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2014-07-07 12:27

COMPOSITE conference "Good Leaderships in Times of Change – Empirical Findings and Suggestions for Police Leaders" by Kate Horton

COMPOSITE's final conference on "Good Leaderships in Times of Change – Empirical Findings and Suggestions for Police Leaders" on 12 and 13 June 2014 in Rotterdam (the Netherlands)

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2014-07-03 13:45

"Police is regain control by using twitter and Co."

COMPOSITE researcher were interviewed about their research on "police & social media".

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Comprehensive Overview of Policing Opportunities and Threats in European Police Forces

2011-11-02 09:30

First Major Empirical Work Package On The Basis of 470 Interviews Concluded

After one year of exhaustive empirical research in ten European countries, Arjan van den Born, the leader of Work Package 1 and researcher at Utrecht University, presented the main results of this research in a brochure that can be downloaded from the Composite website. Research teams in ten European countries (Belgium, Czech Republic, France, Germany, Italy, Netherlands, Macedonia, Romania, Spain and the UK) did a grand total of 470 interviews across all hierarchical levels and collected data to map the major environmental trends for police forces in these ten countries. The trends identified were clustered into five categories: political, economic, social, technological, and legal trends. These five categories, known as PESTL-trends, give a fairly comprehensive overview of changes on the environment of police organisations that are likely to affect police work, organisational structures and strategies in relevant ways.
 
The main findings of the PESTL-analysis can be summed up as follows:

  1. The ongoing economic downturn accompanied with cuts in the public budgets has a strong and negative impact on the European police forces. Although the associated budget cuts can potentially have a long-lasting effect on the police, the overall impact is largely of a short-term nature that, for a large part, already has run its course.
  2. Societal and technological developments are perceived to generate the largest long-run impact on European police forces, hence representing the greatest opportunity for and the largest threat to the police.
  3. By and large, government-induced changes are assessed to have limited impact on the police. This suggests that the police forces should focus on developing their knowledge of technology, as well as on deepening their understanding of and adapting their dealing with societal trends. Reorganisations that do not contribute to increasing technological knowledge or understanding of societal trends run the risk of having little, if any, impact on the strategic positioning of the police, and may even negatively influence police performance.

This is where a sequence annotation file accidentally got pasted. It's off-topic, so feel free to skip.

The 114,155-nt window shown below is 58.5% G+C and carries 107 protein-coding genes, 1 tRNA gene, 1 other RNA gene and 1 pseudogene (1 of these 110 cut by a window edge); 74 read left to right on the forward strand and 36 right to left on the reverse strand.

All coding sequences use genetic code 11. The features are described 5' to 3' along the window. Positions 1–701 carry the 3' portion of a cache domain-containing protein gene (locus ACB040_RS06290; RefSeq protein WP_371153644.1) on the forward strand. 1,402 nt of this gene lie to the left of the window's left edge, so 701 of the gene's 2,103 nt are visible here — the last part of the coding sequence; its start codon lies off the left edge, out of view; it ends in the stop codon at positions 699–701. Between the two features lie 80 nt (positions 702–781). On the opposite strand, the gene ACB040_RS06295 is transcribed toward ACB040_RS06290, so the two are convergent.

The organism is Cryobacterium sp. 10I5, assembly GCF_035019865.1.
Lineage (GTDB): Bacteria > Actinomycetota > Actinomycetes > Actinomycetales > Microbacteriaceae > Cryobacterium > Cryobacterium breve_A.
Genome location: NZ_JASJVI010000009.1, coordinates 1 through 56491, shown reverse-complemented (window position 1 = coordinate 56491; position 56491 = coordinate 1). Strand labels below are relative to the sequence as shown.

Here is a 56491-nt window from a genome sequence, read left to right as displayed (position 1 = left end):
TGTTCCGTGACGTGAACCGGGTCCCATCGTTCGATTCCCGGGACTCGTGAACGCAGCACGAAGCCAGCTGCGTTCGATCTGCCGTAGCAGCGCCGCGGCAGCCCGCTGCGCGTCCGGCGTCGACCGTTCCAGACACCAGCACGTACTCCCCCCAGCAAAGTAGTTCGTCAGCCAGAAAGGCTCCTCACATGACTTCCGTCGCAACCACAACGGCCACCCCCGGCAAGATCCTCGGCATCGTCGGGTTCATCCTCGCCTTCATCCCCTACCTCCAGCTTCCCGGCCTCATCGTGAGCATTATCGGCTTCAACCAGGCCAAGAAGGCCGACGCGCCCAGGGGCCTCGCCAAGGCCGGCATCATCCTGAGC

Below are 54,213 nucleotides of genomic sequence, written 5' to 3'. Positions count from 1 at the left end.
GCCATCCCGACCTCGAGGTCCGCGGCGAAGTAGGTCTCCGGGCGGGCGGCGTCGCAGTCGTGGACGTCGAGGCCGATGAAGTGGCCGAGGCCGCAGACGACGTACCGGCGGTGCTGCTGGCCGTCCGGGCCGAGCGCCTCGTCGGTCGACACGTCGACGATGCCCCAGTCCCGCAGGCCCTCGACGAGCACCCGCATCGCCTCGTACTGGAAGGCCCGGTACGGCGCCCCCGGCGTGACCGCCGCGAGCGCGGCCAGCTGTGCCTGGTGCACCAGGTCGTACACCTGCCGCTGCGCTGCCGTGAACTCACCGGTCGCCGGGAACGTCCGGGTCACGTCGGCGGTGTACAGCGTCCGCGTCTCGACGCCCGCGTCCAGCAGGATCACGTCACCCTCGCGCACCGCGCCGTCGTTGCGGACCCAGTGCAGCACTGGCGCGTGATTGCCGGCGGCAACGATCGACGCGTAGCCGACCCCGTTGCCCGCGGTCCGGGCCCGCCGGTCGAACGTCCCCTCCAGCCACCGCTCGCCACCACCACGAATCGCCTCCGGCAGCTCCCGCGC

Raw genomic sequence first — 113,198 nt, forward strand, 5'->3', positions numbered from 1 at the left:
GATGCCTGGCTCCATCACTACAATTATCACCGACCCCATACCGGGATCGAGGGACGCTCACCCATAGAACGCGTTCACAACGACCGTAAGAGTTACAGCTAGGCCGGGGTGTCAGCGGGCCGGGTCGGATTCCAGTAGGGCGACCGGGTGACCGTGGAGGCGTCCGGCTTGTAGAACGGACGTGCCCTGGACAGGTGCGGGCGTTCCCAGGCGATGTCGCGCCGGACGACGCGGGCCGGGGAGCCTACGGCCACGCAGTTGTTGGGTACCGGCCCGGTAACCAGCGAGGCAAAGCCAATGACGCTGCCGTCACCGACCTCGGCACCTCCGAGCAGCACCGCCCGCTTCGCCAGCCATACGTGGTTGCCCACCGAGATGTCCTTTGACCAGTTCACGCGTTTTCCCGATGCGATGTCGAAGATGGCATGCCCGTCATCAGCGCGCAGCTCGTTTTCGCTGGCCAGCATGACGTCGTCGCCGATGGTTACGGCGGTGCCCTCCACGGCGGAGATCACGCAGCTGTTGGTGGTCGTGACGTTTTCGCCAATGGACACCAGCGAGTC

4. There is a large overlap as to the importance and nature of the key PESTL trends, suggesting convergence in the European Union.

 
Beside the PESTL analysis, a study of the identity, role and influence of external parties – or stakeholders – was carried out. From this, we learned that the cross-country differences as to external parties are somewhat larger than those regarding the external PESTL trends, probably simply because the legal framework varies across countries. Nevertheless, in all countries, a government is often the formal authority. In some cases, this is the national government; in other countries, this is the local government; and sometimes, this is yet another level of government (e.g., the “Länder” in Germany, a regional board in the Netherlands, or an autonomous community such as Catalonia in Spain). In general, the interviewed representatives from police forces feel that the demands from and expectations of the government are not very predictable. Perhaps because of this, police forces are very active in managing the expectations of the relevant governmental authority or authorities. By and large, the assessment is that they are doing a reasonably successful job in this respect.
 
The major conclusions from this part of the analysis are as follows:

  1. In general the European police forces perform rather satisfactory on the expectations of their most important external stakeholders; the government (i.e. often the formal authority), and the judicial bodies (e.g. public prosecution).
  2. However the performance of the police versus the expectations of the citizens is significantly lower. Although the expectations of citizens are pretty clear, the police find it difficult to fulfil these expectations. This is partly due to citizen’s lack of understanding of police work, but may also be caused by the lack of active management of citizens’ expectations.
  3. Given the considerable influence of the citizens on the police, this suggests that police forces need to improve the management of the expectations of citizens.
  4. The performance of the police regarding the expectations of partner organizations is also quite low. By and large, the interviewees express the opinion that the police do not manage the expectations of these partner organisations very well.

 

Brochure: "Policing Opportunities and Threats"

 

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